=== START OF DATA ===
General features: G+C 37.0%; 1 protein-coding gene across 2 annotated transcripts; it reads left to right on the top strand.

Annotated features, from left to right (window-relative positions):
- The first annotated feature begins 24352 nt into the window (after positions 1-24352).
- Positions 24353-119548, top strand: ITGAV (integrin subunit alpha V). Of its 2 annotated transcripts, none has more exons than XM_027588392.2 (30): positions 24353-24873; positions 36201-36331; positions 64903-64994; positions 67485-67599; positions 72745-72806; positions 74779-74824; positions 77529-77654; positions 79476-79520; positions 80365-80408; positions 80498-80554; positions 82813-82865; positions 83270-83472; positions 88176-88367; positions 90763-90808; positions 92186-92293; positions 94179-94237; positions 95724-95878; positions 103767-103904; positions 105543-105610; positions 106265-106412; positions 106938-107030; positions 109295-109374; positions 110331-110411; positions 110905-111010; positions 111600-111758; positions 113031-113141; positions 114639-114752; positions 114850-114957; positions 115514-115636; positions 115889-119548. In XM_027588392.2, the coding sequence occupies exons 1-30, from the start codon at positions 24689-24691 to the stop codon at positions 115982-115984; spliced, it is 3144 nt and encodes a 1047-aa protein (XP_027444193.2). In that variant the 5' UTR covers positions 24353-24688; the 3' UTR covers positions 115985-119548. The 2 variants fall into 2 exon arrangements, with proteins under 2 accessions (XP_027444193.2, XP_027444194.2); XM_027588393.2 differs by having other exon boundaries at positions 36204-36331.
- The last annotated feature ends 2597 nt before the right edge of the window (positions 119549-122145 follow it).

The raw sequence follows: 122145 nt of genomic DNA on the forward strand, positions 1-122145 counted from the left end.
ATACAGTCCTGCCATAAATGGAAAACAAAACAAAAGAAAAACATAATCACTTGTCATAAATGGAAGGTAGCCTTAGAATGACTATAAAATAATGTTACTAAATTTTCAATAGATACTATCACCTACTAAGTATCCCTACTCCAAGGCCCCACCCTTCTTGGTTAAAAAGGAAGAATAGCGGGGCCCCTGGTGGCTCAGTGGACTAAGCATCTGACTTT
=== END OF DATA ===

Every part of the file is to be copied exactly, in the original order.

General features: G+C 37.0%; 1 protein-coding gene across 2 annotated transcripts; it reads left to right on the top strand.

Annotated features, from left to right (window-relative positions):
- The first annotated feature begins 24352 nt into the window (after positions 1-24352).
- Positions 24353-119548, top strand: ITGAV (integrin subunit alpha V). Of its 2 annotated transcripts, none has more exons than XM_027588392.2 (30): positions 24353-24873; positions 36201-36331; positions 64903-64994; positions 67485-67599; positions 72745-72806; positions 74779-74824; positions 77529-77654; positions 79476-79520; positions 80365-80408; positions 80498-80554; positions 82813-82865; positions 83270-83472; positions 88176-88367; positions 90763-90808; positions 92186-92293; positions 94179-94237; positions 95724-95878; positions 103767-103904; positions 105543-105610; positions 106265-106412; positions 106938-107030; positions 109295-109374; positions 110331-110411; positions 110905-111010; positions 111600-111758; positions 113031-113141; positions 114639-114752; positions 114850-114957; positions 115514-115636; positions 115889-119548. In XM_027588392.2, the coding sequence occupies exons 1-30, from the start codon at positions 24689-24691 to the stop codon at positions 115982-115984; spliced, it is 3144 nt and encodes a 1047-aa protein (XP_027444193.2). In that variant the 5' UTR covers positions 24353-24688; the 3' UTR covers positions 115985-119548. The 2 variants fall into 2 exon arrangements, with proteins under 2 accessions (XP_027444193.2, XP_027444194.2); XM_027588393.2 differs by having other exon boundaries at positions 36204-36331.
- The last annotated feature ends 2597 nt before the right edge of the window (positions 119549-122145 follow it).

The raw sequence follows: 122145 nt of genomic DNA on the forward strand, positions 1-122145 counted from the left end.
ATACAGTCCTGCCATAAATGGAAAACAAAACAAAAGAAAAACATAATCACTTGTCATAAATGGAAGGTAGCCTTAGAATGACTATAAAATAATGTTACTAAATTTTCAATAGATACTATCACCTACTAAGTATCCCTACTCCAAGGCCCCACCCTTCTTGGTTAAAAAGGAAGAATAGCGGGGCCCCTGGTGGCTCAGTGGACTAAGCATCTGACTTT